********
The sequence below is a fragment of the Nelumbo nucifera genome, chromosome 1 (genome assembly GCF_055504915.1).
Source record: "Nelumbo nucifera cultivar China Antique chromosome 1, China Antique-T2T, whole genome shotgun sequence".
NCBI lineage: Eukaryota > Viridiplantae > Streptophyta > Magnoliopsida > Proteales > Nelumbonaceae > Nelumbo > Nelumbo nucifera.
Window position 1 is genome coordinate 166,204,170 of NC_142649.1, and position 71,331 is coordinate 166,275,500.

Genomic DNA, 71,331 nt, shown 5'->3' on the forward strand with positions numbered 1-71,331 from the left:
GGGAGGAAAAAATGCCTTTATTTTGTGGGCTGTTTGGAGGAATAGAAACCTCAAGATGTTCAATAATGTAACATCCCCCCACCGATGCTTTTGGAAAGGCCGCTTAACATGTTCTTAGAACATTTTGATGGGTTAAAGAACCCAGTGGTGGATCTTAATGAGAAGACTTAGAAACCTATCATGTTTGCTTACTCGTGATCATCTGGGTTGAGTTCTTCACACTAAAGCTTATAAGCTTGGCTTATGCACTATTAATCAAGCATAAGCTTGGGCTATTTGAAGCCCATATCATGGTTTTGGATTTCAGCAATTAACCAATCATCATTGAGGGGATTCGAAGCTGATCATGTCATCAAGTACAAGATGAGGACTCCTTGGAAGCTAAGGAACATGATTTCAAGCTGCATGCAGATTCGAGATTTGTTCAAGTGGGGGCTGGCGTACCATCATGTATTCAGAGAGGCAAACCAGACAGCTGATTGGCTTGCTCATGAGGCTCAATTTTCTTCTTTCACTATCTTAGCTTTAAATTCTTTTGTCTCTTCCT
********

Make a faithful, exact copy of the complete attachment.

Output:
The sequence below is a fragment of the Nelumbo nucifera genome, chromosome 1 (genome assembly GCF_055504915.1).
Source record: "Nelumbo nucifera cultivar China Antique chromosome 1, China Antique-T2T, whole genome shotgun sequence".
NCBI lineage: Eukaryota > Viridiplantae > Streptophyta > Magnoliopsida > Proteales > Nelumbonaceae > Nelumbo > Nelumbo nucifera.
Window position 1 is genome coordinate 166,204,170 of NC_142649.1, and position 71,331 is coordinate 166,275,500.

Genomic DNA, 71,331 nt, shown 5'->3' on the forward strand with positions numbered 1-71,331 from the left:
GGGAGGAAAAAATGCCTTTATTTTGTGGGCTGTTTGGAGGAATAGAAACCTCAAGATGTTCAATAATGTAACATCCCCCCACCGATGCTTTTGGAAAGGCCGCTTAACATGTTCTTAGAACATTTTGATGGGTTAAAGAACCCAGTGGTGGATCTTAATGAGAAGACTTAGAAACCTATCATGTTTGCTTACTCGTGATCATCTGGGTTGAGTTCTTCACACTAAAGCTTATAAGCTTGGCTTATGCACTATTAATCAAGCATAAGCTTGGGCTATTTGAAGCCCATATCATGGTTTTGGATTTCAGCAATTAACCAATCATCATTGAGGGGATTCGAAGCTGATCATGTCATCAAGTACAAGATGAGGACTCCTTGGAAGCTAAGGAACATGATTTCAAGCTGCATGCAGATTCGAGATTTGTTCAAGTGGGGGCTGGCGTACCATCATGTATTCAGAGAGGCAAACCAGACAGCTGATTGGCTTGCTCATGAGGCTCAATTTTCTTCTTTCACTATCTTAGCTTTAAATTCTTTTGTCTCTTCCT